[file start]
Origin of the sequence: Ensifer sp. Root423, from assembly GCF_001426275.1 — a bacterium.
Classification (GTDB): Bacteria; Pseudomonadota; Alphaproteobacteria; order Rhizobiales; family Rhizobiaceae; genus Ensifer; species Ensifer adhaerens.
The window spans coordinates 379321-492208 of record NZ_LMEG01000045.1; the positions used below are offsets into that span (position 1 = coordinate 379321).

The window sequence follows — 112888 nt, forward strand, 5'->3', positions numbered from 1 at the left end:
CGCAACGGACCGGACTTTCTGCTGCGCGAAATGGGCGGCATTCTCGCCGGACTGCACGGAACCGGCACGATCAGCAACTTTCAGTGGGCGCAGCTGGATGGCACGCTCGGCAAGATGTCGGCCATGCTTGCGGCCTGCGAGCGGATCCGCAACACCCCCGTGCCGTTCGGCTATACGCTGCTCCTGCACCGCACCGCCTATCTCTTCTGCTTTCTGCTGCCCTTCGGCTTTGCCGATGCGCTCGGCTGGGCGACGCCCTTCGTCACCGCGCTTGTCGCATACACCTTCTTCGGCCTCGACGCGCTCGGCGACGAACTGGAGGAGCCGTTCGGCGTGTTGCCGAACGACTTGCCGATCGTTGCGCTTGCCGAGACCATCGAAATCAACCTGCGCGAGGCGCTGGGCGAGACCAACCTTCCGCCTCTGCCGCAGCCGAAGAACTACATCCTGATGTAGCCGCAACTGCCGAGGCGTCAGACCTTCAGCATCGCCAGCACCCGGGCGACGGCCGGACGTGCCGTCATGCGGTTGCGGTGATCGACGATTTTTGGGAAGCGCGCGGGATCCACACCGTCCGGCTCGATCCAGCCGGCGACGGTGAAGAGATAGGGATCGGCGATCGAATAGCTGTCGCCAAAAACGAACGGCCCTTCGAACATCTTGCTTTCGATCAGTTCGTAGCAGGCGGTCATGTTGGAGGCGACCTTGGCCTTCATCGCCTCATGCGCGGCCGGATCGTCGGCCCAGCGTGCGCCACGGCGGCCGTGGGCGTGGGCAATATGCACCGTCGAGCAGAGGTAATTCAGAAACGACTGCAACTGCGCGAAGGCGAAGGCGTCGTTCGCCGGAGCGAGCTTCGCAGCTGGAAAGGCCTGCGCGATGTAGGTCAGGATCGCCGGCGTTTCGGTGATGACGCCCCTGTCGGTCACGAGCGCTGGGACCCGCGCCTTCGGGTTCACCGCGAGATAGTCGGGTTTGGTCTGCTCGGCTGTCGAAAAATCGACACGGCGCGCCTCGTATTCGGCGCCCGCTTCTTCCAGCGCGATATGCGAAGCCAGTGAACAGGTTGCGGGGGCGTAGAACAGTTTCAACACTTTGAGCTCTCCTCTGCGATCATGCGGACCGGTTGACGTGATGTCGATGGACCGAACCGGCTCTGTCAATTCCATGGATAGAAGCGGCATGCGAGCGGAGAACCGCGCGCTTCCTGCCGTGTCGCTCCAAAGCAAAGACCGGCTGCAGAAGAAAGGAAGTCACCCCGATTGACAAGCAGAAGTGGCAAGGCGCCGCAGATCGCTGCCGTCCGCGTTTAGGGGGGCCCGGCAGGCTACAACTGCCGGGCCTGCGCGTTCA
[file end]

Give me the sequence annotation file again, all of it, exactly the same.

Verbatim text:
Origin of the sequence: Ensifer sp. Root423, from assembly GCF_001426275.1 — a bacterium.
Classification (GTDB): Bacteria; Pseudomonadota; Alphaproteobacteria; order Rhizobiales; family Rhizobiaceae; genus Ensifer; species Ensifer adhaerens.
The window spans coordinates 379321-492208 of record NZ_LMEG01000045.1; the positions used below are offsets into that span (position 1 = coordinate 379321).

The window sequence follows — 112888 nt, forward strand, 5'->3', positions numbered from 1 at the left end:
CGCAACGGACCGGACTTTCTGCTGCGCGAAATGGGCGGCATTCTCGCCGGACTGCACGGAACCGGCACGATCAGCAACTTTCAGTGGGCGCAGCTGGATGGCACGCTCGGCAAGATGTCGGCCATGCTTGCGGCCTGCGAGCGGATCCGCAACACCCCCGTGCCGTTCGGCTATACGCTGCTCCTGCACCGCACCGCCTATCTCTTCTGCTTTCTGCTGCCCTTCGGCTTTGCCGATGCGCTCGGCTGGGCGACGCCCTTCGTCACCGCGCTTGTCGCATACACCTTCTTCGGCCTCGACGCGCTCGGCGACGAACTGGAGGAGCCGTTCGGCGTGTTGCCGAACGACTTGCCGATCGTTGCGCTTGCCGAGACCATCGAAATCAACCTGCGCGAGGCGCTGGGCGAGACCAACCTTCCGCCTCTGCCGCAGCCGAAGAACTACATCCTGATGTAGCCGCAACTGCCGAGGCGTCAGACCTTCAGCATCGCCAGCACCCGGGCGACGGCCGGACGTGCCGTCATGCGGTTGCGGTGATCGACGATTTTTGGGAAGCGCGCGGGATCCACACCGTCCGGCTCGATCCAGCCGGCGACGGTGAAGAGATAGGGATCGGCGATCGAATAGCTGTCGCCAAAAACGAACGGCCCTTCGAACATCTTGCTTTCGATCAGTTCGTAGCAGGCGGTCATGTTGGAGGCGACCTTGGCCTTCATCGCCTCATGCGCGGCCGGATCGTCGGCCCAGCGTGCGCCACGGCGGCCGTGGGCGTGGGCAATATGCACCGTCGAGCAGAGGTAATTCAGAAACGACTGCAACTGCGCGAAGGCGAAGGCGTCGTTCGCCGGAGCGAGCTTCGCAGCTGGAAAGGCCTGCGCGATGTAGGTCAGGATCGCCGGCGTTTCGGTGATGACGCCCCTGTCGGTCACGAGCGCTGGGACCCGCGCCTTCGGGTTCACCGCGAGATAGTCGGGTTTGGTCTGCTCGGCTGTCGAAAAATCGACACGGCGCGCCTCGTATTCGGCGCCCGCTTCTTCCAGCGCGATATGCGAAGCCAGTGAACAGGTTGCGGGGGCGTAGAACAGTTTCAACACTTTGAGCTCTCCTCTGCGATCATGCGGACCGGTTGACGTGATGTCGATGGACCGAACCGGCTCTGTCAATTCCATGGATAGAAGCGGCATGCGAGCGGAGAACCGCGCGCTTCCTGCCGTGTCGCTCCAAAGCAAAGACCGGCTGCAGAAGAAAGGAAGTCACCCCGATTGACAAGCAGAAGTGGCAAGGCGCCGCAGATCGCTGCCGTCCGCGTTTAGGGGGGCCCGGCAGGCTACAACTGCCGGGCCTGCGCGTTCA